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More geotextile tubes needed to strengthen sea defence, prevent clogged outfalls

One of the geotextile tubes that has resulted in the huge build-up of sand as high as the Georgetown Seawall near the Police Headquarters just east of Camp Street.

Faced with rising sea levels, weakened sections of the coastal sea defence and blocked outfalls, the head of the National Task Force Commission (NTFC) Retired Major General Joseph Singh has recommended the use of more groynes.

Briefing the media on the multi-disciplinary task force’s work so far to help restore Guyana as a land of great attractiveness and prosperity, he said more groynes should be constructed as part of a cost-effective approach to help boost the sea defence system.

“We have to decide whether we will only reinforce the seawall or invest in groynes. If we don’t invest in groynes, then you are not going to get that accretion which allows mangroves, for example, to take root and thrive,” said Singh, a former Executive Director of Conservation International (Guyana).

He noted that the construction of each mile of sea defence is estimated to cost US$1.5 million.

Singh pointed out that one of the groynes opposite the former Guyana National Service Sports Ground, Georgetown has resulted in a huge build-up of sand that is at the same height with the seawall.

“So where you have no groyne there is no accretion, where you have a groyne, it catalyses the accretion which helps to strengthen the sea defences,” he added.

The Head of the NTFC observed that many of the old groynes have been badly eroded and many have disappeared, causing the build-up of many outfalls at the mouths of rivers and canals. “The sling mud that we have that creates problems for our outfalls is exactly because we don’t have those groynes so even if you clear the outfalls, the next high tide it comes back and it’s there,” he told reporters.

The retired head of the Guyana Defence Force (GDF) said the only way to remove the sling-mud from ten outfalls is to have a pump jetting water to ensure that there is no accretion.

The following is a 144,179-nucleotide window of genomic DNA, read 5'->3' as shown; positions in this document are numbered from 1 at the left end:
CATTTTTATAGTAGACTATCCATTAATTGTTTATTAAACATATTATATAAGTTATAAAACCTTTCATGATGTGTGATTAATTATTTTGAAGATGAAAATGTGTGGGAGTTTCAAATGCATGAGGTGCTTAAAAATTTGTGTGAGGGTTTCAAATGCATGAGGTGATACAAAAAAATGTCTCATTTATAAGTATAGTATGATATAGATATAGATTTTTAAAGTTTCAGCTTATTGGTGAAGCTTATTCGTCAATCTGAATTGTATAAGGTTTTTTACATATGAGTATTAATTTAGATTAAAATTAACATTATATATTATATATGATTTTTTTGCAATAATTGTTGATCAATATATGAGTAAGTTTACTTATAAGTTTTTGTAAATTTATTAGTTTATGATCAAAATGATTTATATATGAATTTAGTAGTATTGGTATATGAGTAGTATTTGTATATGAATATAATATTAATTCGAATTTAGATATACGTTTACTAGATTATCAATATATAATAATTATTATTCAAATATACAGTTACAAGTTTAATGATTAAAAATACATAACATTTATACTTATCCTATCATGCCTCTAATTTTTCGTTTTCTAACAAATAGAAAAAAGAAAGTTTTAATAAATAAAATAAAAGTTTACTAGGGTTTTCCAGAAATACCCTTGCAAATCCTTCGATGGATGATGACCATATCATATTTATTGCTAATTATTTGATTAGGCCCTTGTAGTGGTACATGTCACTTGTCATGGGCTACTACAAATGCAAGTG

The Public Infrastructure Ministry had last year announced the installation of six geotextile tubes along the Kingston to Kitty sea defence to create a groyne field and so contribution to beach stabilization by retaining sediment drifting in a westerly direction.

The tubes are manufactured from geosynthetic based materials which are factory sewn to achieve the desired formation. Installation of the tubes is carried out by filling with sand or suitable dredged material.

The NTFC has been playing a major role in coordinating human resources and equipment at the local, regional and central government levels to address various environmental concerns such as poor drainage, mined out areas, thick vegetation and waste disposal across the country.

The NTFC’s five year programme includes preparations for Guyana’s 50th anniversary celebration next year, completion of the various works by 2018 and the implementation of a sustainable strategic plan. “The idea of this being a one-off exercise like a normal clean-up because Christmas is coming or Independence is coming, that is not the case. This is a long-haul, this is a systemic project, a project which has to be embedded in the psyche of all Guyanese,” he said.

The NTFC aims to inculcate in Guyanese the need and importance of governing communities through activities at all levels  beginning at homes.